Despite generating more than one billion overall ad impressions from its “Fiddling Beaver” commercial in the 2010 Super Bowl, Monster Worldwide sat out this year's game, moving its efforts into the Web and b-to-b print, said Ted Gilvar, exec VP-chief global marketing officer.
During previous Super Bowls, Monster had tremendous success running TV spots, Gilvar said. “But like many other companies, we had to weigh the relative value. We wan-ted to come up with an approach to showcase [Monster's] new products, and it's tough to do that in a 30-second spot.”
One such product is its 6Sense semantic technology, designed to help employers find better job candidates and to find them faster. In its “Cool Jobs” ad campaign, Monster applied 6Sense in helping to match people with dream jobs. It turned celebrity chef Mario Batali's search for a media production manager into a competition, promoting the job search on its social media channels, and doing a press tour and public relations campaign. More than one million people viewed the job posting, and 50,000 candidates applied. “It really found a way to add sizzle and relevance to the site,” Gilvar said.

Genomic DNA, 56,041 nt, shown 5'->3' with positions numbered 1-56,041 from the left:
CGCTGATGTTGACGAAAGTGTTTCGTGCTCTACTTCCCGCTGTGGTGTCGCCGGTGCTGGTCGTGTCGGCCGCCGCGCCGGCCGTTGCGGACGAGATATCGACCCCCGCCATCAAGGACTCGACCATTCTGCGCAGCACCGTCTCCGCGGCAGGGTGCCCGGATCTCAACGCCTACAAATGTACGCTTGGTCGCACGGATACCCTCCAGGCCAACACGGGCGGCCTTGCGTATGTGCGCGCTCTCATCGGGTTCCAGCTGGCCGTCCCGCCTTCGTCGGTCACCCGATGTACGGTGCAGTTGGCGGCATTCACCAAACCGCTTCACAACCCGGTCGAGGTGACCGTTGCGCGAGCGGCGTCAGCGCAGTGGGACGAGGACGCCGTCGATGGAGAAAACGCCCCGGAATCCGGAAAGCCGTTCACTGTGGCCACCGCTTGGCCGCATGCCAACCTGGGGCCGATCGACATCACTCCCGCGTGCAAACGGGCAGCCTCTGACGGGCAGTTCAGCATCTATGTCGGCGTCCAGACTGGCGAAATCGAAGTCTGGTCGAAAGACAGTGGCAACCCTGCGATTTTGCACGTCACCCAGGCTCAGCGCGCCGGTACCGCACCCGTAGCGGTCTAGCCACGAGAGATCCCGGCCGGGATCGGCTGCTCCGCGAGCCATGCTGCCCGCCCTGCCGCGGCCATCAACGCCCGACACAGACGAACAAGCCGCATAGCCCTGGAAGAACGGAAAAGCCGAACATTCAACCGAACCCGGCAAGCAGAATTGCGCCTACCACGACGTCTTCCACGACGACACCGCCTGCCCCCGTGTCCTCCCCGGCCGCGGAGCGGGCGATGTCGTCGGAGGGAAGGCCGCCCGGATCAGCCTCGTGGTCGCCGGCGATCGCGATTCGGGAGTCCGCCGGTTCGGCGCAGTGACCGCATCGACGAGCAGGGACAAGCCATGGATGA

Gilvar said Monster is now offering its 6Sense technology through SeeMore, enabling employers to quickly mine their own resume databases for job searches. Monster is promoting SeeMore through public relations, trade shows and direct mail targeted at Fortune
1,000 human resource executives.
Not only does Monster tap Facebook, Twitter and other sites to tout its b-to-b developments, but earlier this year Monster partnered with Facebook to launch BeKnown, a professional networking app for the social networking site.
“It's a match made in heaven,” Gilvar said. There are 750 million people who live on Facebook, he said, and they've built up large networks. Many people have yet to grasp “the power of those networks.” —P.R.